Take 3 for Queenstown Hill block

This outlined block on Queenstown Hill is on the market for the third time; boundary lines...
This outlined block on Queenstown Hill is on the market for the third time; boundary lines indicative only. PHOTO: SUPPLIED
When, more than 50 years ago, the then-Queenstown borough council couldn’t fund vital infrastructure — sound familiar? — mayor Warren Cooper halted permits for major building projects.

To fund that infrastructure, he persuaded then Finance Minister Rob Muldoon to let his council take over 40.47 hectares of Queenstown Hill ‘commonage’ land to sell off for residential development.

That was vested in council under the Queenstown Reserves Vesting & Empowering Act 1971.

Property company Colliers tomorrow launches to market the last 9.7ha of that ‘Commonage’ land at the top of Queenstown Hill, off Vancouver Dr.

The balance, largely developed between 1975 and 2002, was carved up into sections hosting some of Queenstown’s dearest and most desirable homes.

The last portion to sell ended up as an upmarket, gated community, The Peak, which was developed by an Australian party — the last section, 1858 square metres, sold last year for $4.5million.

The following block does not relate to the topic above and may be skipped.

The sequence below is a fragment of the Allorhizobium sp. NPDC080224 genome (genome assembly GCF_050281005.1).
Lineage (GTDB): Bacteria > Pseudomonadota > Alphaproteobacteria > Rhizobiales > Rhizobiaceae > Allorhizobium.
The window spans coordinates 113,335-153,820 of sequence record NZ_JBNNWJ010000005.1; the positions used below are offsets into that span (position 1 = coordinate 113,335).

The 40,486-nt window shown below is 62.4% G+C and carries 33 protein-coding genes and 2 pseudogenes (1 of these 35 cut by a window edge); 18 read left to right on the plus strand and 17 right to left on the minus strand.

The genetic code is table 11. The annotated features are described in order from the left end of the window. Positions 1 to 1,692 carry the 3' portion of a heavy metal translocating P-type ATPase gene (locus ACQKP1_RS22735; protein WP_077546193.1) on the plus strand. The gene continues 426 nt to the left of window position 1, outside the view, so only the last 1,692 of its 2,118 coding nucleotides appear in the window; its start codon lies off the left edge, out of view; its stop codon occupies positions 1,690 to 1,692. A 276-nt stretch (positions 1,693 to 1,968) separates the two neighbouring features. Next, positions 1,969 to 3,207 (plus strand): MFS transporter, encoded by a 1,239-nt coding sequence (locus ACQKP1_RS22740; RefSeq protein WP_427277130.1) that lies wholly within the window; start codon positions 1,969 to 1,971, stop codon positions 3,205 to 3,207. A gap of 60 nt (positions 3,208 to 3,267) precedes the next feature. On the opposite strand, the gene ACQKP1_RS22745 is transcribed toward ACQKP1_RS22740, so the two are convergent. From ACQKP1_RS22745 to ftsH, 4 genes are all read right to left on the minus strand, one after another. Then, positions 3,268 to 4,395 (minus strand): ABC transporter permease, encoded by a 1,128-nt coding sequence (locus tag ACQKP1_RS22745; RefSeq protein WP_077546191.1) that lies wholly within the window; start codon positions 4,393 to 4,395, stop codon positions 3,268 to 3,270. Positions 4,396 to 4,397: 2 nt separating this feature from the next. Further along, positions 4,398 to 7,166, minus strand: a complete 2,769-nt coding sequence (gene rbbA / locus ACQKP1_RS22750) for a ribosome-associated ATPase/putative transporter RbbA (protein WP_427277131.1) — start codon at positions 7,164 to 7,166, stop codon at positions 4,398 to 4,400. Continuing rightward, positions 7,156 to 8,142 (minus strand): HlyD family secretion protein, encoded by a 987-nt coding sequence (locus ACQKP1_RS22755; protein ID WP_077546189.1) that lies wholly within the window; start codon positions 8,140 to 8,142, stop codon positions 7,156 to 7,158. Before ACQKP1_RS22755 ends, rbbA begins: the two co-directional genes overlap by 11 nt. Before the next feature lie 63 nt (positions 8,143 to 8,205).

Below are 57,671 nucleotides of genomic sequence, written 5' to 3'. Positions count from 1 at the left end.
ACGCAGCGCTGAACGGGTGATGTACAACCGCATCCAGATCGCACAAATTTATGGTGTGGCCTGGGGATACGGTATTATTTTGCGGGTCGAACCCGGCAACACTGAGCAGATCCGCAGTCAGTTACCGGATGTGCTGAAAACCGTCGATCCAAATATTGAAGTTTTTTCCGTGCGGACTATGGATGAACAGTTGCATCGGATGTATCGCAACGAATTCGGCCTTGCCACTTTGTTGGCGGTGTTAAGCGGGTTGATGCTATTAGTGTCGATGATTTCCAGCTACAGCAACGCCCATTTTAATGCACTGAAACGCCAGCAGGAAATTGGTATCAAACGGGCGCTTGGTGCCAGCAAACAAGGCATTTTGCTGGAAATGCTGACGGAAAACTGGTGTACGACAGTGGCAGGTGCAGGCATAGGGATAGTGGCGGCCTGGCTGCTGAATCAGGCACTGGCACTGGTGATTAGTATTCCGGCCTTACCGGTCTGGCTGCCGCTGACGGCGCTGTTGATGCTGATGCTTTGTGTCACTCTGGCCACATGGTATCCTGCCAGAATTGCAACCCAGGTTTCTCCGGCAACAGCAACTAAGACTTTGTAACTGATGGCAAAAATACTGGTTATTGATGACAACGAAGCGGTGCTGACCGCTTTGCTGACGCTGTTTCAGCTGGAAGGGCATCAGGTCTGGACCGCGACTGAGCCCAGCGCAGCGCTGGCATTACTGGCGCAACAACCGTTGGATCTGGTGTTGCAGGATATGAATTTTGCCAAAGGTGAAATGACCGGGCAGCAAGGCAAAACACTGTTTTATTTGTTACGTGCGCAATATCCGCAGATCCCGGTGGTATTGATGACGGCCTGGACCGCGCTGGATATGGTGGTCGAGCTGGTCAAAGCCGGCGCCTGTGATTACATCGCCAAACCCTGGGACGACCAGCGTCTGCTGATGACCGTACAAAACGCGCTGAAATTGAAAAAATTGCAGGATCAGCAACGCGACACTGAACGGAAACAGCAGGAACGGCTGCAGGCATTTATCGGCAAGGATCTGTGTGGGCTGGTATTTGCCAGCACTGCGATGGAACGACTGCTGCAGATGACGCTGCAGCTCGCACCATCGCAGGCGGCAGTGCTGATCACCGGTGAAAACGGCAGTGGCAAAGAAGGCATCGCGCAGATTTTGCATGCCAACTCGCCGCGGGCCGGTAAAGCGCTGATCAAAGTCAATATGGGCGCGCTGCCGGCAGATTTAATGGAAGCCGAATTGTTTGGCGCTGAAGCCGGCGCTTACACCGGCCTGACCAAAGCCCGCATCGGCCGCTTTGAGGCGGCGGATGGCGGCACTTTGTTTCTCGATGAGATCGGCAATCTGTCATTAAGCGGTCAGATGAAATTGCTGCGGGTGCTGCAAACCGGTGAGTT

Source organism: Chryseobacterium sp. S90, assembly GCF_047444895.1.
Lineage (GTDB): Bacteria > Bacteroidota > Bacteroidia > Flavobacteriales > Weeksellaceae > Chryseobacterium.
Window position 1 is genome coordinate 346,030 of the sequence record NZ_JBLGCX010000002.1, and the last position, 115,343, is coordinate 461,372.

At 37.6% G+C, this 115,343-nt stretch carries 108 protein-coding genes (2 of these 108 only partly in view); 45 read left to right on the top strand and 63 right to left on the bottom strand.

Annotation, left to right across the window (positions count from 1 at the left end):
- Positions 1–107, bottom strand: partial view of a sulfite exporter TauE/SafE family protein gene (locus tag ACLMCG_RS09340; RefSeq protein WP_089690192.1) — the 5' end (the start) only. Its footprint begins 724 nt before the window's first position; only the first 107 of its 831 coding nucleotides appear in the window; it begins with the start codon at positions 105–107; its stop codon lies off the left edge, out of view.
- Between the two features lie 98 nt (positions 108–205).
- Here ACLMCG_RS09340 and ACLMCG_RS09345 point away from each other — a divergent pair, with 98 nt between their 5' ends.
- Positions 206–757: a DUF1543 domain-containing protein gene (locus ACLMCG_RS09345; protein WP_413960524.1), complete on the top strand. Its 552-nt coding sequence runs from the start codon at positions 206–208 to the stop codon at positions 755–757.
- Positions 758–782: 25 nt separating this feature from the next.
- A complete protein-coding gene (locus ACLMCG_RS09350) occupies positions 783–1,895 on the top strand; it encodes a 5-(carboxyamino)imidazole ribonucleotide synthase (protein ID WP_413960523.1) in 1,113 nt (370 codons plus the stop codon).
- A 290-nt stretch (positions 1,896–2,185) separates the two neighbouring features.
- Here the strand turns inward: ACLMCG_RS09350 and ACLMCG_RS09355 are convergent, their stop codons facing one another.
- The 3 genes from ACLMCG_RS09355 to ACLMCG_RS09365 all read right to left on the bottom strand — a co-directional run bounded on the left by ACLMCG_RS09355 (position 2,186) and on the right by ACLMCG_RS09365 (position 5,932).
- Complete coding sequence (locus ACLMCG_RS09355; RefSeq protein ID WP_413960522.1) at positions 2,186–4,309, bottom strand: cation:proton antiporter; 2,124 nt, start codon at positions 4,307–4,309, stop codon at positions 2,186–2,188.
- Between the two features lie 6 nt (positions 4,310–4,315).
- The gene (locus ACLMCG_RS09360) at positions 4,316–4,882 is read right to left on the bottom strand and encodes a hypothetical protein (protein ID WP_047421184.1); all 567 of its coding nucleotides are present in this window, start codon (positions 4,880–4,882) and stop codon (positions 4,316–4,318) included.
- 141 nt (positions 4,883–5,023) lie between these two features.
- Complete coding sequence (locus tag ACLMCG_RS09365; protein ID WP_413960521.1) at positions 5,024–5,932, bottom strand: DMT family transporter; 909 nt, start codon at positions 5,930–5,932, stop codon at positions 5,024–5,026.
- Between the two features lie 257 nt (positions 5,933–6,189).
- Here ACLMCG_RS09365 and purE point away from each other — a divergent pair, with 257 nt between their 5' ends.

Colliers is attempting to sell the final block after two earlier campaigns by other agencies, in 2017/18 and 2021, didn’t result in a bid that satisfied council.

Local Colliers broker Alastair Wood, who’s listing agent alongside colleague Barry Robertson and Auckland-based colleagues Josh Coburn and Blair Peterken, expects interest will come from overseas — Australia and possibly Singapore and Hong Kong — as well as within New Zealand, due to the block’s spectacular views and proximity to downtown.

"It’s one of the last decent blocks of residential development land left on Queenstown Hill," he says.

Under its medium-density zoning, there could be one dwelling per 250sqm, though under a proposed variation there could be up to three units per 450sqm.

There are multiple development options, Wood says, depending on where the eventual owners see the market.

"Someone might take the view the Australians did with the last block and do a lower-scale, larger-section development at a higher end.

"Or, at the other end, you could have an intensive apartment-townhouse, hotel development mixed-use scenario."

The completed number of lots could therefore range anywhere between 70 and 250.

It’s thought the block will fetch well over $20m.

International expressions of interest close March 14.

 

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